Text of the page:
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The House of Commons Public Accounts Committee makes recommendations around the implementation of the Procurement Act 2023.

02 February 2024
On 13 December 2023, the House of Commons Public Accounts Committee published a report titled "Competition in public procurement: Sixth Report of Session 2023-24" which highlights key concerns and makes recommendations around the implementation of the Procurement Act 2023. 

What is the role of the Public Accounts Committee? ("PAC")

The PAC is a government committee that examines the value for money of government projects, programs and service delivery. The committee studies public audits and invites key personnel such as ministers and permanent secretaries for questioning, and subsequently publishes a report of their findings to a government budget audit. Their overall role is to hold government officials to account for the economy, efficiency and effectiveness of public spending.

The committee took evidence when Parliament was considering the Procurement Bill, which received Royal Assent on 26 October 2023 and has now become the Procurement Act 2023, and will replace the previous regime governing Public Procurement. With the introduction of the new Act, the committee took the opportunity to look at what can be learnt from the past decades of procurement, and outline key concerns and recommendations.

Key Concerns Raised

PAC have flagged a number of issues with the current procurement regime, and have made recommendations as to their improvement. Here, we outline some of the key issues and summarise the PAC recommendations.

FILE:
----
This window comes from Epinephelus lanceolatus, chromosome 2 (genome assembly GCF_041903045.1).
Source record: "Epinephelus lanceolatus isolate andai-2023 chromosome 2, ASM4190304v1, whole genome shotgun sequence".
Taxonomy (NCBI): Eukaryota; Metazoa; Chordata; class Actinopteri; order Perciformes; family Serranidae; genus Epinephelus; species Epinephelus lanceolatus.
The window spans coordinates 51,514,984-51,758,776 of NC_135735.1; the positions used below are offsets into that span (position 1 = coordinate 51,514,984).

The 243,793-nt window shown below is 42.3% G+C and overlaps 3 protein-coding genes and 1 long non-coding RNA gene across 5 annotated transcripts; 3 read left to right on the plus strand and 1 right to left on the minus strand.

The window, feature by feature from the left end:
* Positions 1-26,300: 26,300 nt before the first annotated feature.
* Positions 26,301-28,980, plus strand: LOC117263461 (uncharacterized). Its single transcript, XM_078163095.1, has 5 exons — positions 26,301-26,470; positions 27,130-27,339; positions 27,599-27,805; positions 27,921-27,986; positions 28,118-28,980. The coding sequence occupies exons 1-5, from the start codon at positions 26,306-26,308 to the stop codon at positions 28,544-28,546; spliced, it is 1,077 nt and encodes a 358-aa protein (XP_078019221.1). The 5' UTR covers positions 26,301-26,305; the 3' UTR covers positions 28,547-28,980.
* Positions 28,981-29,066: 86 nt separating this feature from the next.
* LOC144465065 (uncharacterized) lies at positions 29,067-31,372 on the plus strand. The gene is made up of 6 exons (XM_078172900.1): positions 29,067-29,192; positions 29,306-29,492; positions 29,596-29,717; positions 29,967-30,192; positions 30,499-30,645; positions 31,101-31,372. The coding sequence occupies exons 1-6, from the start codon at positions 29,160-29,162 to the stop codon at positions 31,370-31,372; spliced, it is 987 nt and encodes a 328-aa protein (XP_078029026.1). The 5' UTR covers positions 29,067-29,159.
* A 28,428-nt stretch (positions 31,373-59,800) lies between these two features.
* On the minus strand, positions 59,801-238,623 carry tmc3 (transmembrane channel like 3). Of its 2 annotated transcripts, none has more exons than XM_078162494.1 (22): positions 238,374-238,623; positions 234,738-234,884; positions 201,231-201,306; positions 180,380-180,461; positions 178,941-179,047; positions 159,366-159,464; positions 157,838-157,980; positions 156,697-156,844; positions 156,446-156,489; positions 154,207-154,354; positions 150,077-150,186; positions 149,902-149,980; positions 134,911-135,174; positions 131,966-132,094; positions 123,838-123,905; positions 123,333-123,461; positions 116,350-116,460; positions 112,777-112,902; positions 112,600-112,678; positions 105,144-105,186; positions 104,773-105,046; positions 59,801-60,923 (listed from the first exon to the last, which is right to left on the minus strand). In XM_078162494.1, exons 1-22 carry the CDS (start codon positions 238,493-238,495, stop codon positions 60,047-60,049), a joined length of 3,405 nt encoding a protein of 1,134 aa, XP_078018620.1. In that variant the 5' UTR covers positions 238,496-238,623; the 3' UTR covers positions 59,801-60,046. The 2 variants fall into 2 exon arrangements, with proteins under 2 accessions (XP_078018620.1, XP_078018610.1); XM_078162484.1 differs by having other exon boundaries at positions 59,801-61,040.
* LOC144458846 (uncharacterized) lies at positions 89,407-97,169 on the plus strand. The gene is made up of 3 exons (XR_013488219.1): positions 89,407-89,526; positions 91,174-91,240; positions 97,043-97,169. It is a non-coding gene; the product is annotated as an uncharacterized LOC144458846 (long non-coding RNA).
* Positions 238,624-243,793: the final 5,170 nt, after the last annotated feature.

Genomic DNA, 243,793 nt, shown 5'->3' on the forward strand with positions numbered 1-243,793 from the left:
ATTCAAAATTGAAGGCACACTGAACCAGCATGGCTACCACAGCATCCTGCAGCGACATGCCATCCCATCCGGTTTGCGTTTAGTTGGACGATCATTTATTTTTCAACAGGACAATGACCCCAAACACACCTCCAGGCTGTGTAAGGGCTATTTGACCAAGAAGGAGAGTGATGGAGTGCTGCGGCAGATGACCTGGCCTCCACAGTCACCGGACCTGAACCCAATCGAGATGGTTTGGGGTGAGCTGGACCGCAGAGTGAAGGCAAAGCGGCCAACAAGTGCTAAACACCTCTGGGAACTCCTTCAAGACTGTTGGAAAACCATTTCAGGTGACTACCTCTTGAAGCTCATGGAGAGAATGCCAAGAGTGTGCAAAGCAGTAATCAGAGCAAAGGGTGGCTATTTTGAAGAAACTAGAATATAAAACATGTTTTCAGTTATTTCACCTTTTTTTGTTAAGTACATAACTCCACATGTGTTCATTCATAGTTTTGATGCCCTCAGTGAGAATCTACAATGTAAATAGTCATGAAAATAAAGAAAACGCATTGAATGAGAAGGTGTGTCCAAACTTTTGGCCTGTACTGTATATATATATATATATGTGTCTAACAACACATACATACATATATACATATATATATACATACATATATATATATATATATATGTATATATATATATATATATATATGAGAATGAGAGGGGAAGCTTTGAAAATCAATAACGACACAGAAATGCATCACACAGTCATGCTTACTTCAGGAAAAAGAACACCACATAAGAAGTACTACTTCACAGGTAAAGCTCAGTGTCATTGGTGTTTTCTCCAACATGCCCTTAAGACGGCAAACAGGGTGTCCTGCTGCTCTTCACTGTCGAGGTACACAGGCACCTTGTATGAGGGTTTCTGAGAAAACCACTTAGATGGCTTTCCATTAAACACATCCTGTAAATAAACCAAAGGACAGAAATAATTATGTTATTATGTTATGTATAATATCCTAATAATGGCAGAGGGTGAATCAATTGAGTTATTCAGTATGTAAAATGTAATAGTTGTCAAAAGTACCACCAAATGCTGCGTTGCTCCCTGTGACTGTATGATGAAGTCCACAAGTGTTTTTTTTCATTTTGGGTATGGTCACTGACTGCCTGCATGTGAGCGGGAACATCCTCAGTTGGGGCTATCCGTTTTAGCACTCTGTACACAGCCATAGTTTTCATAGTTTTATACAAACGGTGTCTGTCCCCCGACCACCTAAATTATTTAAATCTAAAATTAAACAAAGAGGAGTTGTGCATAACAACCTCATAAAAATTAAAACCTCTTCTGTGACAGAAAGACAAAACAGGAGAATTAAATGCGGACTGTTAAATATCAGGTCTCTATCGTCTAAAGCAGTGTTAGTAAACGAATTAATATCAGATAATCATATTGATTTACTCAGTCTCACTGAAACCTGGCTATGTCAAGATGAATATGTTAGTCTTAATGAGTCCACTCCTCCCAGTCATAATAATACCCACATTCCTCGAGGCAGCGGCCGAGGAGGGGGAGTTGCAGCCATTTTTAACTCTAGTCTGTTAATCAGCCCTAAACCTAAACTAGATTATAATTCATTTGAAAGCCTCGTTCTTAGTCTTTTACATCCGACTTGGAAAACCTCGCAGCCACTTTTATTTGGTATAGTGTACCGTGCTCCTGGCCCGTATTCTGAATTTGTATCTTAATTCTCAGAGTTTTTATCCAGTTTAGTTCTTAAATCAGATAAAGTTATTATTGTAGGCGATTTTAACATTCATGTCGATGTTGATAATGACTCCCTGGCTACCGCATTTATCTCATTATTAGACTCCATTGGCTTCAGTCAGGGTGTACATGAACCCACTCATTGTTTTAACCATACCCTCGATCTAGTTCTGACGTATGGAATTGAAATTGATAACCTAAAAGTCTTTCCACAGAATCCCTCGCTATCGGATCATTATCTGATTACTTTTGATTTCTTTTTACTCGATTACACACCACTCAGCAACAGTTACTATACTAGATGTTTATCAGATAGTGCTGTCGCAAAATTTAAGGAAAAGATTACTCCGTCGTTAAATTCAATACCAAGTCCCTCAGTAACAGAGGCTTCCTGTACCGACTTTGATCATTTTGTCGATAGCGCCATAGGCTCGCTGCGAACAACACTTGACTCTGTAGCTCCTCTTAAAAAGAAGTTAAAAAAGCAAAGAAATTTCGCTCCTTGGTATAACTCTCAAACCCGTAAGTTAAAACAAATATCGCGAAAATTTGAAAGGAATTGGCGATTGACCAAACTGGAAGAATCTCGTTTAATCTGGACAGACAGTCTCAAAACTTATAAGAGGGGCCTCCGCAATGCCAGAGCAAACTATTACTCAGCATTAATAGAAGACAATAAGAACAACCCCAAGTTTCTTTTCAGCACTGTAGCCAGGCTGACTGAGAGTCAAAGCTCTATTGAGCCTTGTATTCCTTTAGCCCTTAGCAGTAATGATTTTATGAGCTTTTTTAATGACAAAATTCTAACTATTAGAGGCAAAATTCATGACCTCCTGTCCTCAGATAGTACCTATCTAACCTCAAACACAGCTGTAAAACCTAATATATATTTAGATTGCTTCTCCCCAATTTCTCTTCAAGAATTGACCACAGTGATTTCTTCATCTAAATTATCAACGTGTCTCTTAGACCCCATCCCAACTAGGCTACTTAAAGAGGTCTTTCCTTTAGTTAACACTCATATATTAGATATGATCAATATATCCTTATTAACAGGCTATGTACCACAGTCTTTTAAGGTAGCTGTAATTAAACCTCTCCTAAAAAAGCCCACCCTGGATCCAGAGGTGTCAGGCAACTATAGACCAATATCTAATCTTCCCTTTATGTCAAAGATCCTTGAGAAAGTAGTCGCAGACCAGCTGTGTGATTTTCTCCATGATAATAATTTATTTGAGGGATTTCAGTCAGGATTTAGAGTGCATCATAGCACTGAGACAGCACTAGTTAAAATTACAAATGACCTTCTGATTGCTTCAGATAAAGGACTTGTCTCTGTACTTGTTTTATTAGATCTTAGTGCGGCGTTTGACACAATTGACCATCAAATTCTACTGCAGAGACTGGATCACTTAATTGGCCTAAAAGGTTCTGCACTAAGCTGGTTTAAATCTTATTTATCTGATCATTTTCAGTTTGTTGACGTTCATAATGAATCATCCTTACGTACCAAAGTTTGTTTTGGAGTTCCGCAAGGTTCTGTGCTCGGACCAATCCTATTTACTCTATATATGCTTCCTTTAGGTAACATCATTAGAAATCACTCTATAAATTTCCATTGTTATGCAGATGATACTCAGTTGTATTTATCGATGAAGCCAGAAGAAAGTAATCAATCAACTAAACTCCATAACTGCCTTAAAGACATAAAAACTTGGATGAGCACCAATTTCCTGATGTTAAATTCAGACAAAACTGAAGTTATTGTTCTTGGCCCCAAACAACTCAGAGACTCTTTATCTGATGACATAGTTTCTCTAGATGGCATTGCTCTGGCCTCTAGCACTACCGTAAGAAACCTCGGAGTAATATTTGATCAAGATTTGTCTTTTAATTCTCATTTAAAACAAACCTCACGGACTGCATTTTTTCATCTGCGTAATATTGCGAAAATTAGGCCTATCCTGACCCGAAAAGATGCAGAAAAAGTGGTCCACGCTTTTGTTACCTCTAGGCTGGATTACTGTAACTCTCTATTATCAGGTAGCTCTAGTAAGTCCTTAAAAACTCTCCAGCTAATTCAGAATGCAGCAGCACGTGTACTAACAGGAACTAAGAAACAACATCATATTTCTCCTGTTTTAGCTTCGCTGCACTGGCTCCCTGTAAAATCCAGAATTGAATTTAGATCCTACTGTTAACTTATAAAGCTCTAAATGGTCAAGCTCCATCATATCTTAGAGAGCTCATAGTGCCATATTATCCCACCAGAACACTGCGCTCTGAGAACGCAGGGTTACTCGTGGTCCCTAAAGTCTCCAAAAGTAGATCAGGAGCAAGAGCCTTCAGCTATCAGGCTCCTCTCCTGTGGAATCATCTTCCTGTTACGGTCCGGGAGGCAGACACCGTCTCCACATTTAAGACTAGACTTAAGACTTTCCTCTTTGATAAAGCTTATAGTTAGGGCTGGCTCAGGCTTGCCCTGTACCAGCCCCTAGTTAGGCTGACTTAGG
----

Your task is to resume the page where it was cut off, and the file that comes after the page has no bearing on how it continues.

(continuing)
Failure to capture data on procurement for evaluation purposes

The first main concern is that due to wide-ranging issues with the quality and completeness of data on public contracts, the government cannot effectively evaluate market trends to demonstrate that it is achieving the best value for money when undertaking public procurements. Departments are currently mandated to publish certain information on two databases: Find a Tender and Contracts Finder.

The Cabinet Office acknowledges that maintaining complete data records is essential in tracking key performance indicators in order to evaluate whether contracts are effectively delivering the goods and services.

The hope is that the Procurement Act 2023 will remedy issues surrounding data collection and allow the government to more effectively understand how the market is operating.

PAC have recommended that within three months of the Procurement Act coming into force, the Cabinet Office should define how it will use data to evaluate competitive trends and set out clear directions and guidance for contracting authorities on the following topics:

  • "the collection and publication of data relating to all contracts, including any modifications to the contracts
  • the requirements for timeliness of reporting information on the new contract database.
  • the collection of data to assess the outcomes achieved.
  • collecting data on supplier performance to inform future procurements."

A lack of consideration by the government of the time, money and resources required to provide the commercial capabilities and necessary guidance to successfully implement the Procurement Act 2023.

In order to ensure that the engagement around the Procurement Act 2023 delivers for the market and suppliers PAC have recommended that public authorities should conduct early engagement, without distorting the market by: